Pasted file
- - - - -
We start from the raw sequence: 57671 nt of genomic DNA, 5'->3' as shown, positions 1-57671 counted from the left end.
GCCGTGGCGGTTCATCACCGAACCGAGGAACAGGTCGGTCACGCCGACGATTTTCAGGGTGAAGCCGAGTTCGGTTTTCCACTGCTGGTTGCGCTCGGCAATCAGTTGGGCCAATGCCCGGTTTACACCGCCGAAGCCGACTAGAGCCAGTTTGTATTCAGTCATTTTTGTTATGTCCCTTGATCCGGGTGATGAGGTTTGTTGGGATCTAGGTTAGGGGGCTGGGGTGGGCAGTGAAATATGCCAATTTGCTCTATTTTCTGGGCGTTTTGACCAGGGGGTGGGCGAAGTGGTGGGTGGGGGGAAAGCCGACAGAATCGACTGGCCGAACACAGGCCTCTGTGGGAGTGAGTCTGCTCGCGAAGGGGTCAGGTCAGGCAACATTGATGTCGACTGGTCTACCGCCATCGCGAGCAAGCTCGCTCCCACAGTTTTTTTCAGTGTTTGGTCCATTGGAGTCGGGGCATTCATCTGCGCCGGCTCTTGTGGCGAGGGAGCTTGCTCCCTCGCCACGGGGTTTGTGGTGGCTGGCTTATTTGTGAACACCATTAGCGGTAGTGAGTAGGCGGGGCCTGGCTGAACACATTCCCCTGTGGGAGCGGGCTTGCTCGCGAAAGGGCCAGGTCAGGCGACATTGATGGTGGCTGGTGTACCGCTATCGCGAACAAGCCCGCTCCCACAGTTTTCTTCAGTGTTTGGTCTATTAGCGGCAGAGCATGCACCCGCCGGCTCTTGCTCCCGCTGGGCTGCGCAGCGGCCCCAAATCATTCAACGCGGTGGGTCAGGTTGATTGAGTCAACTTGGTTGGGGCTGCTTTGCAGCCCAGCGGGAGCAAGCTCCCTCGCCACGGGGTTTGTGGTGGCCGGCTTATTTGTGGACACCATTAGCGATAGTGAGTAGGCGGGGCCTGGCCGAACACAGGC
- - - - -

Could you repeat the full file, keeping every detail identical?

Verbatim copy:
We start from the raw sequence: 57671 nt of genomic DNA, 5'->3' as shown, positions 1-57671 counted from the left end.
GCCGTGGCGGTTCATCACCGAACCGAGGAACAGGTCGGTCACGCCGACGATTTTCAGGGTGAAGCCGAGTTCGGTTTTCCACTGCTGGTTGCGCTCGGCAATCAGTTGGGCCAATGCCCGGTTTACACCGCCGAAGCCGACTAGAGCCAGTTTGTATTCAGTCATTTTTGTTATGTCCCTTGATCCGGGTGATGAGGTTTGTTGGGATCTAGGTTAGGGGGCTGGGGTGGGCAGTGAAATATGCCAATTTGCTCTATTTTCTGGGCGTTTTGACCAGGGGGTGGGCGAAGTGGTGGGTGGGGGGAAAGCCGACAGAATCGACTGGCCGAACACAGGCCTCTGTGGGAGTGAGTCTGCTCGCGAAGGGGTCAGGTCAGGCAACATTGATGTCGACTGGTCTACCGCCATCGCGAGCAAGCTCGCTCCCACAGTTTTTTTCAGTGTTTGGTCCATTGGAGTCGGGGCATTCATCTGCGCCGGCTCTTGTGGCGAGGGAGCTTGCTCCCTCGCCACGGGGTTTGTGGTGGCTGGCTTATTTGTGAACACCATTAGCGGTAGTGAGTAGGCGGGGCCTGGCTGAACACATTCCCCTGTGGGAGCGGGCTTGCTCGCGAAAGGGCCAGGTCAGGCGACATTGATGGTGGCTGGTGTACCGCTATCGCGAACAAGCCCGCTCCCACAGTTTTCTTCAGTGTTTGGTCTATTAGCGGCAGAGCATGCACCCGCCGGCTCTTGCTCCCGCTGGGCTGCGCAGCGGCCCCAAATCATTCAACGCGGTGGGTCAGGTTGATTGAGTCAACTTGGTTGGGGCTGCTTTGCAGCCCAGCGGGAGCAAGCTCCCTCGCCACGGGGTTTGTGGTGGCCGGCTTATTTGTGGACACCATTAGCGATAGTGAGTAGGCGGGGCCTGGCCGAACACAGGC